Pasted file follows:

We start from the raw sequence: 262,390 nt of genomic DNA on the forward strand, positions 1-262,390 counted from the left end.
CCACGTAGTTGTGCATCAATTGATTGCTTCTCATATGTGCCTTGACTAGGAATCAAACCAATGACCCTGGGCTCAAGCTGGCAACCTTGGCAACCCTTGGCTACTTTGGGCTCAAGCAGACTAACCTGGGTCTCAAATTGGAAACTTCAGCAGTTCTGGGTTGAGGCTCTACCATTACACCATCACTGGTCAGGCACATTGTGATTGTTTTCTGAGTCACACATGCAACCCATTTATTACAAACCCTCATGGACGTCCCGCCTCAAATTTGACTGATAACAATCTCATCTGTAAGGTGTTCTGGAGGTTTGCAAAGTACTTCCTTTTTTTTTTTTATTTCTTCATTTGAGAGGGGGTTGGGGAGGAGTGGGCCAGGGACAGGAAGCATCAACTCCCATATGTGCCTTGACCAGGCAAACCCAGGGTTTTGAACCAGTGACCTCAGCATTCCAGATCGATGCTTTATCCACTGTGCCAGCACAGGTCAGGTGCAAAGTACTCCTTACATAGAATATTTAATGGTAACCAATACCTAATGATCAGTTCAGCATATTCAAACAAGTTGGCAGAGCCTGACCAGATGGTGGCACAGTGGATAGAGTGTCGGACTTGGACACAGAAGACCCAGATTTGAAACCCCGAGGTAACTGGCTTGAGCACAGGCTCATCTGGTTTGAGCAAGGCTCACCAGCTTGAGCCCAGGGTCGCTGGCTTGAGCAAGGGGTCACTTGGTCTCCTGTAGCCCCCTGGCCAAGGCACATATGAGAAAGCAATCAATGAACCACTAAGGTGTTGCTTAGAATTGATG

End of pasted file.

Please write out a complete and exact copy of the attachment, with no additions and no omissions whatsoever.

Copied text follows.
We start from the raw sequence: 262,390 nt of genomic DNA on the forward strand, positions 1-262,390 counted from the left end.
CCACGTAGTTGTGCATCAATTGATTGCTTCTCATATGTGCCTTGACTAGGAATCAAACCAATGACCCTGGGCTCAAGCTGGCAACCTTGGCAACCCTTGGCTACTTTGGGCTCAAGCAGACTAACCTGGGTCTCAAATTGGAAACTTCAGCAGTTCTGGGTTGAGGCTCTACCATTACACCATCACTGGTCAGGCACATTGTGATTGTTTTCTGAGTCACACATGCAACCCATTTATTACAAACCCTCATGGACGTCCCGCCTCAAATTTGACTGATAACAATCTCATCTGTAAGGTGTTCTGGAGGTTTGCAAAGTACTTCCTTTTTTTTTTTTATTTCTTCATTTGAGAGGGGGTTGGGGAGGAGTGGGCCAGGGACAGGAAGCATCAACTCCCATATGTGCCTTGACCAGGCAAACCCAGGGTTTTGAACCAGTGACCTCAGCATTCCAGATCGATGCTTTATCCACTGTGCCAGCACAGGTCAGGTGCAAAGTACTCCTTACATAGAATATTTAATGGTAACCAATACCTAATGATCAGTTCAGCATATTCAAACAAGTTGGCAGAGCCTGACCAGATGGTGGCACAGTGGATAGAGTGTCGGACTTGGACACAGAAGACCCAGATTTGAAACCCCGAGGTAACTGGCTTGAGCACAGGCTCATCTGGTTTGAGCAAGGCTCACCAGCTTGAGCCCAGGGTCGCTGGCTTGAGCAAGGGGTCACTTGGTCTCCTGTAGCCCCCTGGCCAAGGCACATATGAGAAAGCAATCAATGAACCACTAAGGTGTTGCTTAGAATTGATG